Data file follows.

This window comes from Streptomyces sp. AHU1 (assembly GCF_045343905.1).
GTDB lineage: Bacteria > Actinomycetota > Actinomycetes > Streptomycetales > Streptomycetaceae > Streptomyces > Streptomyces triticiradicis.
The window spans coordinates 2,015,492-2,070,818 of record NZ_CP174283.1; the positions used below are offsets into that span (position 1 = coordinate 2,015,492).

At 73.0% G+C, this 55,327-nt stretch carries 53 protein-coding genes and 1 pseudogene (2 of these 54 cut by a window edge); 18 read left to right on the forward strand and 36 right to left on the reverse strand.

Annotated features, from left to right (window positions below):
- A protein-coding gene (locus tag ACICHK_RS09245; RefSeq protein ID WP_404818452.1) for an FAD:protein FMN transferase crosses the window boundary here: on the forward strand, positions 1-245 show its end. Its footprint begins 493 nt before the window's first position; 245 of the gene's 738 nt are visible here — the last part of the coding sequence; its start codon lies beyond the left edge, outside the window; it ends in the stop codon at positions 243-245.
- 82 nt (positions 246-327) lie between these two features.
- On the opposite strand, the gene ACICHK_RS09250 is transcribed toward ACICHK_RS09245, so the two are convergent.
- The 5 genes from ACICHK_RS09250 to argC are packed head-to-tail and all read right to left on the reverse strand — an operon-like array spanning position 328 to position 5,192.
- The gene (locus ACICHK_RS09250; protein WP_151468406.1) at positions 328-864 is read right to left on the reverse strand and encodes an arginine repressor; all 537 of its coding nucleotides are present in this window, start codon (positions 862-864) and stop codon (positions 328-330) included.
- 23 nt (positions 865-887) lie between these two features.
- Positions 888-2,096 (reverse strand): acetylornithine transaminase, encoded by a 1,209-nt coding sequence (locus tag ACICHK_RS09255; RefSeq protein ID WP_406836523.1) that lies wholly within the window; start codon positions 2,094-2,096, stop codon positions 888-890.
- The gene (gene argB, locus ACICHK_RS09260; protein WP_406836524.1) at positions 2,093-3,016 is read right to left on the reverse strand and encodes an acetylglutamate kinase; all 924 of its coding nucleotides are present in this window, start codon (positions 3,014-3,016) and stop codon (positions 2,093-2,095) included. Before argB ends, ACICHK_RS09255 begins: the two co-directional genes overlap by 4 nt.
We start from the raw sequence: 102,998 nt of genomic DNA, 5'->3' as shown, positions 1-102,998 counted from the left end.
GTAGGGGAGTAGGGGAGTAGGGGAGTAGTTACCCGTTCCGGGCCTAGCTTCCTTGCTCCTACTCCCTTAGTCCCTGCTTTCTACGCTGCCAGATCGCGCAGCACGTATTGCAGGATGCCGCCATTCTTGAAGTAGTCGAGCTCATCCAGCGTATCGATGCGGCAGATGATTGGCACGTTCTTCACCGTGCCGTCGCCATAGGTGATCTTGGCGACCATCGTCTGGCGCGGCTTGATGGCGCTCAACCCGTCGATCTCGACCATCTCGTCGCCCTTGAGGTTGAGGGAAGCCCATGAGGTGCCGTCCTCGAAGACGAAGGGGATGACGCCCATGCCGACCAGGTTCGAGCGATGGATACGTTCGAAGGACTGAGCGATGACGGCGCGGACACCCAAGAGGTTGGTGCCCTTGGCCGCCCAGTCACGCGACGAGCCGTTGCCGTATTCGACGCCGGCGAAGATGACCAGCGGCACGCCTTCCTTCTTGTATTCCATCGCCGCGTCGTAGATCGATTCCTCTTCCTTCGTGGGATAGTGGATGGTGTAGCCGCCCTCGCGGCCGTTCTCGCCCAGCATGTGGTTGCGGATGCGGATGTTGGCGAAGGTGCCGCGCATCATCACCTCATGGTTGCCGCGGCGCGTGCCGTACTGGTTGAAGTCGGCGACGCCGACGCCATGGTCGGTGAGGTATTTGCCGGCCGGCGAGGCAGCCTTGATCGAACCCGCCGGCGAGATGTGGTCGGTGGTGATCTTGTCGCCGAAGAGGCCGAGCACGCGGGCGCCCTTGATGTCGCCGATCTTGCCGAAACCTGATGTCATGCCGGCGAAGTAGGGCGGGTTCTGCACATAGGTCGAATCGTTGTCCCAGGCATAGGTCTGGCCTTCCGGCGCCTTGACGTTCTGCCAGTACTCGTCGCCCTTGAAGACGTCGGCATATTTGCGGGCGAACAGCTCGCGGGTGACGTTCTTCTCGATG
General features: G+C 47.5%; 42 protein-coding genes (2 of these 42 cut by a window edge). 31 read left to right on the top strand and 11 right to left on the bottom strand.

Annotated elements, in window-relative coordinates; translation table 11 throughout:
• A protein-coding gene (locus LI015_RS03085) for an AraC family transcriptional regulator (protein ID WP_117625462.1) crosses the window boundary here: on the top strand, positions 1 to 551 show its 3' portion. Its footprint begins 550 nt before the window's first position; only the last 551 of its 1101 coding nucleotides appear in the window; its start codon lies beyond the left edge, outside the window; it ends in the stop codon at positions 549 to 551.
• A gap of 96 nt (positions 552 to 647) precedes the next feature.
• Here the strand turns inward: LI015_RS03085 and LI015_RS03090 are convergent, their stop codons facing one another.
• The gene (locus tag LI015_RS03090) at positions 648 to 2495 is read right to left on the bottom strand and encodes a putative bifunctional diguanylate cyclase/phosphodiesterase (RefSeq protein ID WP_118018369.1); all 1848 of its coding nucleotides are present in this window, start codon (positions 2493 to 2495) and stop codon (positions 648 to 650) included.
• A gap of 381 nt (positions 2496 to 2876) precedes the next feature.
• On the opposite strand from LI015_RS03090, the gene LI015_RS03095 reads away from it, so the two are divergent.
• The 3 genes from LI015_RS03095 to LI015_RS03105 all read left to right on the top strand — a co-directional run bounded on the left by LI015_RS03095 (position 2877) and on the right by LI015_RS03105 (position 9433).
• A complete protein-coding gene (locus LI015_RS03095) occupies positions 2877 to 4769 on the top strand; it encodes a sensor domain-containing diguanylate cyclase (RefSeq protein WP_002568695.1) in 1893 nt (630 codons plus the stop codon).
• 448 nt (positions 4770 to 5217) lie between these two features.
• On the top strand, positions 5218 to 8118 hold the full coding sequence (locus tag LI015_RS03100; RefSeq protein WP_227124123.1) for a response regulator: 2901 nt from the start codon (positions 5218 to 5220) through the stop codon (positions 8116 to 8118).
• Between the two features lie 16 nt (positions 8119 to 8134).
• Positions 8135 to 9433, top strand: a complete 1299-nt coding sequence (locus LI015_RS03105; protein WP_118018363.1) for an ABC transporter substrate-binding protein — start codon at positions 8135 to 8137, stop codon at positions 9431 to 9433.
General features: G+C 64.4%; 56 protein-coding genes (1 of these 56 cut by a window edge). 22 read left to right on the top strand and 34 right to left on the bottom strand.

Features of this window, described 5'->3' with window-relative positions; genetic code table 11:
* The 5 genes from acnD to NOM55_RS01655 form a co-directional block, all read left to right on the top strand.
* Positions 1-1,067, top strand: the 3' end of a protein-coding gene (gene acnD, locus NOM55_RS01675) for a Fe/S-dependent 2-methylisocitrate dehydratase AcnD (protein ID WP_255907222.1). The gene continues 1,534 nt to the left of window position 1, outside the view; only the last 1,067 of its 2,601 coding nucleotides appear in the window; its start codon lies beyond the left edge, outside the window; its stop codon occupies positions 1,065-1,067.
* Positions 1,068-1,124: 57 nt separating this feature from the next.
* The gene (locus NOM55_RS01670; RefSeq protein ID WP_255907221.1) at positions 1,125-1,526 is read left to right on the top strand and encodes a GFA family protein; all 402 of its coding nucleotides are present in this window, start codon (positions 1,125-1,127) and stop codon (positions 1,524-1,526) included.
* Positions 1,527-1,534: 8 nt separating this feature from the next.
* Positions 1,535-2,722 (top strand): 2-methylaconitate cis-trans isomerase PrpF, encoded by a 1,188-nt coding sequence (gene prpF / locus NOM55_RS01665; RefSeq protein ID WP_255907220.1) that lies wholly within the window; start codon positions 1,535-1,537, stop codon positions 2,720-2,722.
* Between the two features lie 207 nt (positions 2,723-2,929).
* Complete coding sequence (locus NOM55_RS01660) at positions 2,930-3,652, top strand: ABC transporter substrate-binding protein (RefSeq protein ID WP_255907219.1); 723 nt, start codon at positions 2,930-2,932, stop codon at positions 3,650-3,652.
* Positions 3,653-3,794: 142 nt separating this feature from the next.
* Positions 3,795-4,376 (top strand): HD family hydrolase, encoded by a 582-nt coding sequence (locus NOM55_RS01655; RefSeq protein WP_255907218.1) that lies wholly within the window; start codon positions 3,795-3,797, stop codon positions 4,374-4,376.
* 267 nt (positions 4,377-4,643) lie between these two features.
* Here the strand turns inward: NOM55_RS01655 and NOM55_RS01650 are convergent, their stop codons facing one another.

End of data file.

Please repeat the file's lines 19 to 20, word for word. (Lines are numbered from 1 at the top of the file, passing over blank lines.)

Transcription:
• A gap of 96 nt (positions 552 to 647) precedes the next feature.
• Here the strand turns inward: LI015_RS03085 and LI015_RS03090 are convergent, their stop codons facing one another.